Competitive Enterprise Institute | 1899 L ST NW Floor 12, Washington, DC 20036 | Phone: 202-331-1010 | Fax: 202-331-0640
Have you ever wondered why Congress is so spectacularly bad at solving problems? Do you marvel at the parade of so-called unintended consequences that flow from every piece of legislation, regulation, and executive order that pours out of Washington, regardless of which party is behind it? Do you really believe that everything would be fine if only politicians from the right tribe could be put in charge?
Now more than ever, each time Congress attacks a problem, the proposals become polarized, calling forth competing armies of advocates, lobbyists, and campaign donors. Many believe this is an aberration, yearning for some bygone era of comity and compromise. But what if it is by design? When yesterday’s trumpeted legislative accomplishments become today’s intolerable status quo—which in turn creates demand for a new round of urgent reforms that will surely be revisited tomorrow—do you begin to see a pattern that suggests this is not all an accident?
Have you ever asked yourself who stands to gain from a permanent state of dysfunction? Given the astronomical cost of reelection campaigns, milking the electorate by keeping citizens agitated and off balance may be the core business model of government. The impact of the resulting uncertainty on the economy is palpable.
Unresolved controversies are the surest way in which political parties and individual politicians can garner attention, stature, and financing. Is there anything more inimical to the career of a professional politician than a segment of our culture or economy that is working fine when left well enough alone? Have you ever heard a pundit shout “crisis” and had a Congressperson reply, “I’m sorry, that’s outside the scope of our charter”?
And when was the last time Congress solved a problem once and for all, never returning it to the political limelight again? It’s much more common for supposedly well-intentioned but half-baked pieces of legislation to fester after triggering a thousand pages of regulations chock full of consequences that roil lives and businesses for years.
As affected parties beseech members of Congress for relief from the problems that Congress visited on them, is it any surprise that “access” can be had for the price of bundling up the right number of $2,000 campaign donations? This kind of office selling is so routine and bipartisan that it is done without fear or shame, protected by a wall of doublethink that conveniently defines a quid pro quo as some kind of inalienable right provided it is done sotto voce.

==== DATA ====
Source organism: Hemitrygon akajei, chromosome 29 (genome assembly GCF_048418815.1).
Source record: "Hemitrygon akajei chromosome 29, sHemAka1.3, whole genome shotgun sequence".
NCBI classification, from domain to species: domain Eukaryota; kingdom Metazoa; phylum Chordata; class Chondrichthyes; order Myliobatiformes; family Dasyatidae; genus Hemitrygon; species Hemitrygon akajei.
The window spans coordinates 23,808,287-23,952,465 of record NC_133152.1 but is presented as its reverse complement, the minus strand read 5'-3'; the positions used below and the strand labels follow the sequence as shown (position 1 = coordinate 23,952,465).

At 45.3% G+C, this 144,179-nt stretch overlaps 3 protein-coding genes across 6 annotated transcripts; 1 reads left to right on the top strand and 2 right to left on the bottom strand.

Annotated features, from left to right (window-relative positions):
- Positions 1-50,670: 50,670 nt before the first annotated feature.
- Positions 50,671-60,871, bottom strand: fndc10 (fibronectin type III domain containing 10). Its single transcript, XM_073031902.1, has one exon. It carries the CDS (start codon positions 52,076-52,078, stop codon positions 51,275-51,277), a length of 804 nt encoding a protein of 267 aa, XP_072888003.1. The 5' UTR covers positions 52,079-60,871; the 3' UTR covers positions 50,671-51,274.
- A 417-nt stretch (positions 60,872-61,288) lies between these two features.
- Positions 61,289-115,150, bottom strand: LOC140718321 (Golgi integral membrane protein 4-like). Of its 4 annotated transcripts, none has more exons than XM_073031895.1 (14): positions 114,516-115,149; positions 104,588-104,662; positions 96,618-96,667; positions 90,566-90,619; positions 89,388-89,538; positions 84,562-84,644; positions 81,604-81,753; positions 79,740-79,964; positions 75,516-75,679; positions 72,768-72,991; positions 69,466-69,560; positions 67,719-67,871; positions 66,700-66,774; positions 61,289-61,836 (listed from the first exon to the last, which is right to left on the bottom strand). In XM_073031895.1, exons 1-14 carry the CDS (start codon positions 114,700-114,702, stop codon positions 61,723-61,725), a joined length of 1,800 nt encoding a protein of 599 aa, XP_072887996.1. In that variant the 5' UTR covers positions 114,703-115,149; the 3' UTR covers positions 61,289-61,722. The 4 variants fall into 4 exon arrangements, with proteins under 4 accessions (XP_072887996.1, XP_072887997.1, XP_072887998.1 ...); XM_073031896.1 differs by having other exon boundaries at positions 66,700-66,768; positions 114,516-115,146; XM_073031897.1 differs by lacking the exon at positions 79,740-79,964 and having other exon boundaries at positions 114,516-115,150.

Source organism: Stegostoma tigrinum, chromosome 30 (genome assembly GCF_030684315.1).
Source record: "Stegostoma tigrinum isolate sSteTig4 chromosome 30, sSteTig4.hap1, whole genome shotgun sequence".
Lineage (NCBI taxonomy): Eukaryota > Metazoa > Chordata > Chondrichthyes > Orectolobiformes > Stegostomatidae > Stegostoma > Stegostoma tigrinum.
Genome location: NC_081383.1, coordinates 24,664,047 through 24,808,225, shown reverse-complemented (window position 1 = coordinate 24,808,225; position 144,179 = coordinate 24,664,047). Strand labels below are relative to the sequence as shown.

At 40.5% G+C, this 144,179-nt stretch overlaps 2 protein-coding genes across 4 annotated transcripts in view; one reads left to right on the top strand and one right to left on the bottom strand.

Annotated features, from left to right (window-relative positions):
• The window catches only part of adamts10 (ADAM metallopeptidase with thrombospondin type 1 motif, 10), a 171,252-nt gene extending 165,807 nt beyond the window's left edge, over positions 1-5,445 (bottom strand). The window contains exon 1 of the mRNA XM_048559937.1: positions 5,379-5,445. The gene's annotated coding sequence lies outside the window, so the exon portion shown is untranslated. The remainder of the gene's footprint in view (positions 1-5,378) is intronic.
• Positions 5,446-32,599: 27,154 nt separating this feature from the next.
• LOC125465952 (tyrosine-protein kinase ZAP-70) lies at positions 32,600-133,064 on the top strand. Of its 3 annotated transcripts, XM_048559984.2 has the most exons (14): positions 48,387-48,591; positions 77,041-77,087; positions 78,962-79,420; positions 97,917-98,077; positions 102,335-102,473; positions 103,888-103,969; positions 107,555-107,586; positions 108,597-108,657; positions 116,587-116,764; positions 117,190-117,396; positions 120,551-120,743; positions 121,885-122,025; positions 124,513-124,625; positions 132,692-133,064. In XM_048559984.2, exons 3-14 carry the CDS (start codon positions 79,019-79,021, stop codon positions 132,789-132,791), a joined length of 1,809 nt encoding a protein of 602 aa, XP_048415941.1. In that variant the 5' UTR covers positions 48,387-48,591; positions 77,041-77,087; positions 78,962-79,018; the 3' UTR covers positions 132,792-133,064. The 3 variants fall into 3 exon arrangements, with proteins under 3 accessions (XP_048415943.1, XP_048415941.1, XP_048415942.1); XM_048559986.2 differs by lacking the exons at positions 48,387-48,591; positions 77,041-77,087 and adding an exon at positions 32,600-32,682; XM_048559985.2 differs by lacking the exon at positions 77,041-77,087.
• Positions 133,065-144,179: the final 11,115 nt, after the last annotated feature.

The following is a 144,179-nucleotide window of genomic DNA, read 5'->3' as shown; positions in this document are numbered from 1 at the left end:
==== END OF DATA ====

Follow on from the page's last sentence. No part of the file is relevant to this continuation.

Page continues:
An increasing number of exhausted and disillusioned citizens have been reduced to begging for gridlock. Even some corporate chieftains are calling for a moratorium on campaign donations, experimenting with the idea that, like panhandlers, if you stop giving money to politicians perhaps they will go away. If only it were that easy.
Our Founders’ attempt to limit the scope of government while securing the largest possible sphere in which civil society could discover and implement independent solutions to its problems may seem quaint to some today. It need not be so.
Disempowering the periodic winners, from whichever side, in the increasingly expensive battle to control the levers of government is the only non-partisan approach that strikes directly at the root of the business model of politics—a business model based on endless bouts of expansive legislation. The issue is not who controls the levers of power, but how much power those levers pull.
Alas, returning to the Constitution as it was originally construed does not seem to be in the cards. In truth, neither party takes it seriously. While campaigning, the red tribe often gives lip service to the idea of limited government, but invariably forgets once in office. The impetus to direct largess toward constituents with the power to keep them in office is always too powerful to resist.
Unless and until large factions of the electorate emerge that are willing to pay politicians to legislate less instead of more, the prospect of limited government won’t pose too big a threat to the political class, not to mention the people who feed off them.
And so the wheels of democracy turn. And will continue to turn, until they fall off.